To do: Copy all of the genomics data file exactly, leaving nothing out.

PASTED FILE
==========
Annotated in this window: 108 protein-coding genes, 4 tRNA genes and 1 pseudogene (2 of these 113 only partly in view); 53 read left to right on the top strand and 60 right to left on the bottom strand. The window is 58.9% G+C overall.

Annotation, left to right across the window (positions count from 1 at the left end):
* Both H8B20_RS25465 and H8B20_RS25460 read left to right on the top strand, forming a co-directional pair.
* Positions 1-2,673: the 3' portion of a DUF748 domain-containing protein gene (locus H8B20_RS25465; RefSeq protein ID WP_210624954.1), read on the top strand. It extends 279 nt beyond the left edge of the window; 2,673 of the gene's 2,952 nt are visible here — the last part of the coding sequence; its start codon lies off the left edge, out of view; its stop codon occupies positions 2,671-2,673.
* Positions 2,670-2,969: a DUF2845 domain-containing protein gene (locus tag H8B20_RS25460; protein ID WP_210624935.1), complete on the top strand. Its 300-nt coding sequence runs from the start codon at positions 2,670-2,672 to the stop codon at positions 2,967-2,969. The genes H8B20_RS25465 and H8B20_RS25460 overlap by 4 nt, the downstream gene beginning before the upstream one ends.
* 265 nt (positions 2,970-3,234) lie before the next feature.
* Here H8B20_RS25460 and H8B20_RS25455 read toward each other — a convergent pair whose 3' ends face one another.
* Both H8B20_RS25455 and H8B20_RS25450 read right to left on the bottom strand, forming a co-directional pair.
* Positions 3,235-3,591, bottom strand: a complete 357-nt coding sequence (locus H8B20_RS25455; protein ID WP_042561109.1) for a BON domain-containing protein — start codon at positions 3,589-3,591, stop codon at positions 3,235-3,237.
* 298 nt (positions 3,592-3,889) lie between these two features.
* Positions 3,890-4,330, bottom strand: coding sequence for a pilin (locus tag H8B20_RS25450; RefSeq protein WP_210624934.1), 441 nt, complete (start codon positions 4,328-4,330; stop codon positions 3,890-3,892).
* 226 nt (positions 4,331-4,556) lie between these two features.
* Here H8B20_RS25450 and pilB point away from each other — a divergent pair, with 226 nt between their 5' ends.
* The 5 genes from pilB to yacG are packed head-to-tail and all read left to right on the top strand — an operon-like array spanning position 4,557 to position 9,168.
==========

Annotated in this window: 108 protein-coding genes, 4 tRNA genes and 1 pseudogene (2 of these 113 only partly in view); 53 read left to right on the top strand and 60 right to left on the bottom strand. The window is 58.9% G+C overall.

Annotation, left to right across the window (positions count from 1 at the left end):
* Both H8B20_RS25465 and H8B20_RS25460 read left to right on the top strand, forming a co-directional pair.
* Positions 1-2,673: the 3' portion of a DUF748 domain-containing protein gene (locus H8B20_RS25465; RefSeq protein ID WP_210624954.1), read on the top strand. It extends 279 nt beyond the left edge of the window; 2,673 of the gene's 2,952 nt are visible here — the last part of the coding sequence; its start codon lies off the left edge, out of view; its stop codon occupies positions 2,671-2,673.
* Positions 2,670-2,969: a DUF2845 domain-containing protein gene (locus tag H8B20_RS25460; protein ID WP_210624935.1), complete on the top strand. Its 300-nt coding sequence runs from the start codon at positions 2,670-2,672 to the stop codon at positions 2,967-2,969. The genes H8B20_RS25465 and H8B20_RS25460 overlap by 4 nt, the downstream gene beginning before the upstream one ends.
* 265 nt (positions 2,970-3,234) lie before the next feature.
* Here H8B20_RS25460 and H8B20_RS25455 read toward each other — a convergent pair whose 3' ends face one another.
* Both H8B20_RS25455 and H8B20_RS25450 read right to left on the bottom strand, forming a co-directional pair.
* Positions 3,235-3,591, bottom strand: a complete 357-nt coding sequence (locus H8B20_RS25455; protein ID WP_042561109.1) for a BON domain-containing protein — start codon at positions 3,589-3,591, stop codon at positions 3,235-3,237.
* 298 nt (positions 3,592-3,889) lie between these two features.
* Positions 3,890-4,330, bottom strand: coding sequence for a pilin (locus tag H8B20_RS25450; RefSeq protein WP_210624934.1), 441 nt, complete (start codon positions 4,328-4,330; stop codon positions 3,890-3,892).
* 226 nt (positions 4,331-4,556) lie between these two features.
* Here H8B20_RS25450 and pilB point away from each other — a divergent pair, with 226 nt between their 5' ends.
* The 5 genes from pilB to yacG are packed head-to-tail and all read left to right on the top strand — an operon-like array spanning position 4,557 to position 9,168.